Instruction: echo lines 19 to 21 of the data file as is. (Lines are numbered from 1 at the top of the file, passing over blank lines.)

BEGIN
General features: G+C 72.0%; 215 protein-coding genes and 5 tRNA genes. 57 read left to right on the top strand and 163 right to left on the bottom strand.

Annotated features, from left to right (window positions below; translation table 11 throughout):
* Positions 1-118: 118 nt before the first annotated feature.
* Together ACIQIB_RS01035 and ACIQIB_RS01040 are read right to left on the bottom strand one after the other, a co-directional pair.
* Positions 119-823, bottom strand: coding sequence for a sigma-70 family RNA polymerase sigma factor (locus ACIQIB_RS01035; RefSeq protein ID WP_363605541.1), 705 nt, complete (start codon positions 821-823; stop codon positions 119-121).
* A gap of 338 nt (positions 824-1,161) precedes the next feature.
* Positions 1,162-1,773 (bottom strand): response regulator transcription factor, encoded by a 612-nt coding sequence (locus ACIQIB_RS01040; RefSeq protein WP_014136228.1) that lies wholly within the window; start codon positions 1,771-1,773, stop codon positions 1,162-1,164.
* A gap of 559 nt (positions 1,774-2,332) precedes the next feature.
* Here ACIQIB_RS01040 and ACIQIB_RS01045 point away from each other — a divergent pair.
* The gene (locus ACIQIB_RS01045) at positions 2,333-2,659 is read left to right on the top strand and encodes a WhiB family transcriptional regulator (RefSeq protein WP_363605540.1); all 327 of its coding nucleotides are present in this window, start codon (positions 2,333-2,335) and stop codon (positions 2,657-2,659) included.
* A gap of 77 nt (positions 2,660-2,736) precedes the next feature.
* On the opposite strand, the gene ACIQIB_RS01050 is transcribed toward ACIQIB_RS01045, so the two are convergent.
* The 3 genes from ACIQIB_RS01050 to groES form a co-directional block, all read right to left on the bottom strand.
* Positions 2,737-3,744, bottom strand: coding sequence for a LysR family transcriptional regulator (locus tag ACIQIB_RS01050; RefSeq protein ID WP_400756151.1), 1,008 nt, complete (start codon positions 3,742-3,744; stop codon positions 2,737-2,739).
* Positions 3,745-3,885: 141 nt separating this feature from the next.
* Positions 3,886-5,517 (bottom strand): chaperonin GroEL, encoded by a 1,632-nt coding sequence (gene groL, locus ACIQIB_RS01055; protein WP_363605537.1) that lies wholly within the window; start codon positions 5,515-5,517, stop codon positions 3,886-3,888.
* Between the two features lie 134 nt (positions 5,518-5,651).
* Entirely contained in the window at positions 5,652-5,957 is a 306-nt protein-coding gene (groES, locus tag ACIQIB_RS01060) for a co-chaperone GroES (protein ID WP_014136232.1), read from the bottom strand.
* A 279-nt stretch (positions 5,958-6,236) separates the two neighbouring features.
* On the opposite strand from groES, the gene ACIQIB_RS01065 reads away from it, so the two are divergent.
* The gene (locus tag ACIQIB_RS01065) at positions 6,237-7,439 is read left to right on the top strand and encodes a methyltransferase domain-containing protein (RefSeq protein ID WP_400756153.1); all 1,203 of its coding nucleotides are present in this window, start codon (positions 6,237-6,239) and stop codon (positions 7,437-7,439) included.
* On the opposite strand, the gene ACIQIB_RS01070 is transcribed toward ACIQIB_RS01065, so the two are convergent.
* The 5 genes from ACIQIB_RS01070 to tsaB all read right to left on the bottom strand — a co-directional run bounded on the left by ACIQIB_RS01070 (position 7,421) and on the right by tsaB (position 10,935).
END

* A 279-nt stretch (positions 5,958-6,236) separates the two neighbouring features.
* On the opposite strand from groES, the gene ACIQIB_RS01065 reads away from it, so the two are divergent.
* The gene (locus tag ACIQIB_RS01065) at positions 6,237-7,439 is read left to right on the top strand and encodes a methyltransferase domain-containing protein (RefSeq protein ID WP_400756153.1); all 1,203 of its coding nucleotides are present in this window, start codon (positions 6,237-6,239) and stop codon (positions 7,437-7,439) included.